No doubt about it. The concept of slavery in America is a difficult thing to teach children about in the multi-cultural 2010 that some of us live in.
There are a few methods that I’ve come across in books that I own.
In The Pirate Lafitte and the Battle of New Orleans (link goes to actual text) by Robert Tallant (published in 1951), the author uses the “different time” and great men did it” approaches:
Back home in Virginia his father owned many slaves. Now that Mr. Glasscock had moved with his wife and two sons to a plantation in Louisiana, not far from New Orleans, he needed many more slaves to work the fields. Esau new that even George Washington had owned slaves, and so did that other great Virginian, Thomas Jefferson. It was a custom of the time.
In Adventures on Amelia Island: A Pirate, A Princess, and Buried Treasure by Jane R. Wood (2007), the author uses the “different time” tack but adds the dubious “black people owned slaves, too” and “but you got free stuff” arguments:
“And there was a lady here who started out as a slave and then owned some slaves of her own? That’s weird.”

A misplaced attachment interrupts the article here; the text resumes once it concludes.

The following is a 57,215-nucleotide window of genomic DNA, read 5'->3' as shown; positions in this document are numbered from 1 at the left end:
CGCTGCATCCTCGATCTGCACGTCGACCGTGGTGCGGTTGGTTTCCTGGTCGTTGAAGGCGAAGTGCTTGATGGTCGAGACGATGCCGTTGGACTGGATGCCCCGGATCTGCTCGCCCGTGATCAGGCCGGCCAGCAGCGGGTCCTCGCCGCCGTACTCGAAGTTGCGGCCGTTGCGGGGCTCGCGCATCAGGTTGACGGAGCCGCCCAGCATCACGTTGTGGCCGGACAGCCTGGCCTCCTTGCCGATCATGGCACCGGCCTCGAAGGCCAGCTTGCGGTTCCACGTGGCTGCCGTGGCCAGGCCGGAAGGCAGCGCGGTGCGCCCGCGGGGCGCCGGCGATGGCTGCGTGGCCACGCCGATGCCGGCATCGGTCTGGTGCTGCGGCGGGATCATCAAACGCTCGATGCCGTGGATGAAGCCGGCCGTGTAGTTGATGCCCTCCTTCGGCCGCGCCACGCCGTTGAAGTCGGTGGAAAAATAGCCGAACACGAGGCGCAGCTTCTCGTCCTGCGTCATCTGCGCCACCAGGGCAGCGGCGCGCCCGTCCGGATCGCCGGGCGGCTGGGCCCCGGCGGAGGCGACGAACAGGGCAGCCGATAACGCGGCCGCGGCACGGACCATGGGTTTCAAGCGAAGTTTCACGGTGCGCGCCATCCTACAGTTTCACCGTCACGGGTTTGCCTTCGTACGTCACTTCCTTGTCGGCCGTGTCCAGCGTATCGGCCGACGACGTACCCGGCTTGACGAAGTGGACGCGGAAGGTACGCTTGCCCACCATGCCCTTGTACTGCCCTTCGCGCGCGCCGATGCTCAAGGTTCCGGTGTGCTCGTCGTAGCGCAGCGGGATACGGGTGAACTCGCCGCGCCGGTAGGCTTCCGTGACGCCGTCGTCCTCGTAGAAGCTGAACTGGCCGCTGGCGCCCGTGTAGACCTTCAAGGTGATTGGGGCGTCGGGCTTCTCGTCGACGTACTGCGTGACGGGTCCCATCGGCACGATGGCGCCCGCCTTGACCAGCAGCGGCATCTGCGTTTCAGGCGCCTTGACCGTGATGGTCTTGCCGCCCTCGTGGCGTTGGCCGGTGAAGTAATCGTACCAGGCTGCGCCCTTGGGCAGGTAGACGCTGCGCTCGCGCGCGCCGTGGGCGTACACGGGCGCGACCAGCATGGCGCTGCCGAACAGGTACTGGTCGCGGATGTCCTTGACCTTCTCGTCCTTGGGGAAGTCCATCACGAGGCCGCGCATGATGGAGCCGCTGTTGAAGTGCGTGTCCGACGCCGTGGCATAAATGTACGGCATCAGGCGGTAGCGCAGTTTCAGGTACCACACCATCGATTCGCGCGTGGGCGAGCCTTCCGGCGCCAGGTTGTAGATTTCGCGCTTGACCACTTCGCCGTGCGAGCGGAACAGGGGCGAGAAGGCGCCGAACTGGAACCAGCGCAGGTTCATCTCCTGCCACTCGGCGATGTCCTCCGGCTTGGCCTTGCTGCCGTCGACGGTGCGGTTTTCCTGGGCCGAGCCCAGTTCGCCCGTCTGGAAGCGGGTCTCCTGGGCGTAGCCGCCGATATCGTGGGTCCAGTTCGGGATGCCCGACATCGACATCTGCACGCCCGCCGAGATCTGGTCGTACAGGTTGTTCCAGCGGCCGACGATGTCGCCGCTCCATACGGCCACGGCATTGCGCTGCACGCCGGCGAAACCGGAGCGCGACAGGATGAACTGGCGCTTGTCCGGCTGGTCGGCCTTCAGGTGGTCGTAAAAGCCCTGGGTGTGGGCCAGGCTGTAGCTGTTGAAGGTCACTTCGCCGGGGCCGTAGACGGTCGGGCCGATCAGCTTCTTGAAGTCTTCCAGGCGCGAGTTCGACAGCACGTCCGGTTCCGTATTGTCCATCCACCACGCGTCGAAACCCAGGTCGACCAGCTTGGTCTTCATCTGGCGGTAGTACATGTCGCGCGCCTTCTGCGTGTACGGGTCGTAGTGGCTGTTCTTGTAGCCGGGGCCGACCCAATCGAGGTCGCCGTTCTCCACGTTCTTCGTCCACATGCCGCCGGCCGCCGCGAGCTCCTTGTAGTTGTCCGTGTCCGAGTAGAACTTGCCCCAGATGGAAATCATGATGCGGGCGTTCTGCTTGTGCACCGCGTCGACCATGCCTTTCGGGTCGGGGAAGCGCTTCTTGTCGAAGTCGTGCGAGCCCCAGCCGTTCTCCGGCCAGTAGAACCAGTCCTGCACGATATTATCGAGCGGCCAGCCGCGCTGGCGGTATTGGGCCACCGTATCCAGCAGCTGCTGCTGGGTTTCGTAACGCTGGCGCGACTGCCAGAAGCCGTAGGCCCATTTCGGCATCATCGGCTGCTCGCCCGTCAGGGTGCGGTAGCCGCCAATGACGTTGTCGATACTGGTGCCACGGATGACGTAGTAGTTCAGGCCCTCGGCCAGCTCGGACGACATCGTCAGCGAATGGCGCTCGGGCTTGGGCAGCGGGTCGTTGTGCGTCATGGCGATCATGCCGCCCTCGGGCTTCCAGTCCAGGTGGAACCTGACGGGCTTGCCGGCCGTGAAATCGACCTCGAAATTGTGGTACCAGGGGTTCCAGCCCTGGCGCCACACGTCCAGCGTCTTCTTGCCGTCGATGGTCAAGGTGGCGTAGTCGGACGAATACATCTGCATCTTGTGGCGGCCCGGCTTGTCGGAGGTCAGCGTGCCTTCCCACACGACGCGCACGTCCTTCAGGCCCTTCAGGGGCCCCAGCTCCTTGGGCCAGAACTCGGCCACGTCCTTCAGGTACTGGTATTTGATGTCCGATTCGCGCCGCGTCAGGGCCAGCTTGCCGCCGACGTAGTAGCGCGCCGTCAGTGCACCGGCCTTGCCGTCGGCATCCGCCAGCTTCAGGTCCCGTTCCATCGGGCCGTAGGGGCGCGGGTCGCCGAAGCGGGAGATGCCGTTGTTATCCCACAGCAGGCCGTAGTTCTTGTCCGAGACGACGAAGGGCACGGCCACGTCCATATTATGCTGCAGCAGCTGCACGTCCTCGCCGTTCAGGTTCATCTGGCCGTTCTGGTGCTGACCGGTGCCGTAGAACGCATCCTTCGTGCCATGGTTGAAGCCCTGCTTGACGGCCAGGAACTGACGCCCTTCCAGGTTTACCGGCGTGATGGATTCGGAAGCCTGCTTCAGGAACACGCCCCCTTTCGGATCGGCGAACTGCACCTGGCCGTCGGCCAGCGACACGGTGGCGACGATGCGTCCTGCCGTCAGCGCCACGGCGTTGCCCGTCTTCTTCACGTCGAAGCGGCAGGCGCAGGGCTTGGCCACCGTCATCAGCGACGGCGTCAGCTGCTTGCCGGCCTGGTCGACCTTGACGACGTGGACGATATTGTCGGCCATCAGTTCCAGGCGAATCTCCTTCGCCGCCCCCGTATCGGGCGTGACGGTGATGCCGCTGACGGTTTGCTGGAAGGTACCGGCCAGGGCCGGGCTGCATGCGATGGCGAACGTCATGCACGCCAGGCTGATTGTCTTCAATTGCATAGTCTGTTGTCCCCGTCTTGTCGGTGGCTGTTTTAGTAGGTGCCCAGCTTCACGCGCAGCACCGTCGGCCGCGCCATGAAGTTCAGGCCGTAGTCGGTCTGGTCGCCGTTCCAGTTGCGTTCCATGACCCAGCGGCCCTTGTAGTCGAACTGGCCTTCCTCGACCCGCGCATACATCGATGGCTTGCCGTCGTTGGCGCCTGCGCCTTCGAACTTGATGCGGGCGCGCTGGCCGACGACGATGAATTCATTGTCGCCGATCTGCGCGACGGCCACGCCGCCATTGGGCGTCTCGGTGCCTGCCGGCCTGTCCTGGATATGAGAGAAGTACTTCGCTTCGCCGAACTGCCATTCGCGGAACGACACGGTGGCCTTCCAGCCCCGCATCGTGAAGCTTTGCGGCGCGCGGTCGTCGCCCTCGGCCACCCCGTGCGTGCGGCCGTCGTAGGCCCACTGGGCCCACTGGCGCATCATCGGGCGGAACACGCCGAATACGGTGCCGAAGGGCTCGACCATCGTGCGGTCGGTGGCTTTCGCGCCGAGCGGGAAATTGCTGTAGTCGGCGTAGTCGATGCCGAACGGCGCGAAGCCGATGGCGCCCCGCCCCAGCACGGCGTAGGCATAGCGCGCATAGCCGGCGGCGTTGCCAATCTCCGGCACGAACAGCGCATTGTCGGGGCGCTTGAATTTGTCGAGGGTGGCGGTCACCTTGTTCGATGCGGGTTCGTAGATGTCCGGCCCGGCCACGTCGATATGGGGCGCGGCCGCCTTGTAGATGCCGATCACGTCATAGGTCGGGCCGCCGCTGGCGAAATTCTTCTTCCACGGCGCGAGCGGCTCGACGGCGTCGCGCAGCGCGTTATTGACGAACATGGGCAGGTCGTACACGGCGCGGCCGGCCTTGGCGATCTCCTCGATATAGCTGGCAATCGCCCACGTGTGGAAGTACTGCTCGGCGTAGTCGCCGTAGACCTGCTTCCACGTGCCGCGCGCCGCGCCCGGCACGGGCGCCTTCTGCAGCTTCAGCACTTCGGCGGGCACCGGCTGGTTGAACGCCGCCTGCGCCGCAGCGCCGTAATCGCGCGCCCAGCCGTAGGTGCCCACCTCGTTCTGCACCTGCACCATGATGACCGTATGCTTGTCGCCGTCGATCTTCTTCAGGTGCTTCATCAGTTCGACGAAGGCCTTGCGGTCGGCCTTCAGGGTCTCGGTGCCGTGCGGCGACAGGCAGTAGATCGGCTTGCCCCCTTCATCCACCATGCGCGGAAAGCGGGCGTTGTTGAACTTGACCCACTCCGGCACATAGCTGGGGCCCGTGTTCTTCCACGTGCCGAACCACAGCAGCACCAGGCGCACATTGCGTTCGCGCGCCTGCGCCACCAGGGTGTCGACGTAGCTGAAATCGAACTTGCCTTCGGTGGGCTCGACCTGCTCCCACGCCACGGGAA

“You have to remember it was a different time. People thought differently then, Planters needed slaves to be able to work their plantations. Slavery was a terrible thing, but the plantation owners provided them with homes, food, and security, and sometimes even gave them their freedom.”
Now in the news, the author of a 2010 vintage Virginia state history book (who is notably not a historian but a self-described “fairly respected writer”) adds the “made up stuff I found on the internet” approach:
“thousands of Southern blacks fought in the Confederate ranks, including two black battalions under the command of Stonewall Jackson.”
In the limited discussions on the topic that we’ve had with our six year old, we’ve gone with the “level with her” and “don’t sugar coat it” approaches with some success. Give it a shot authors.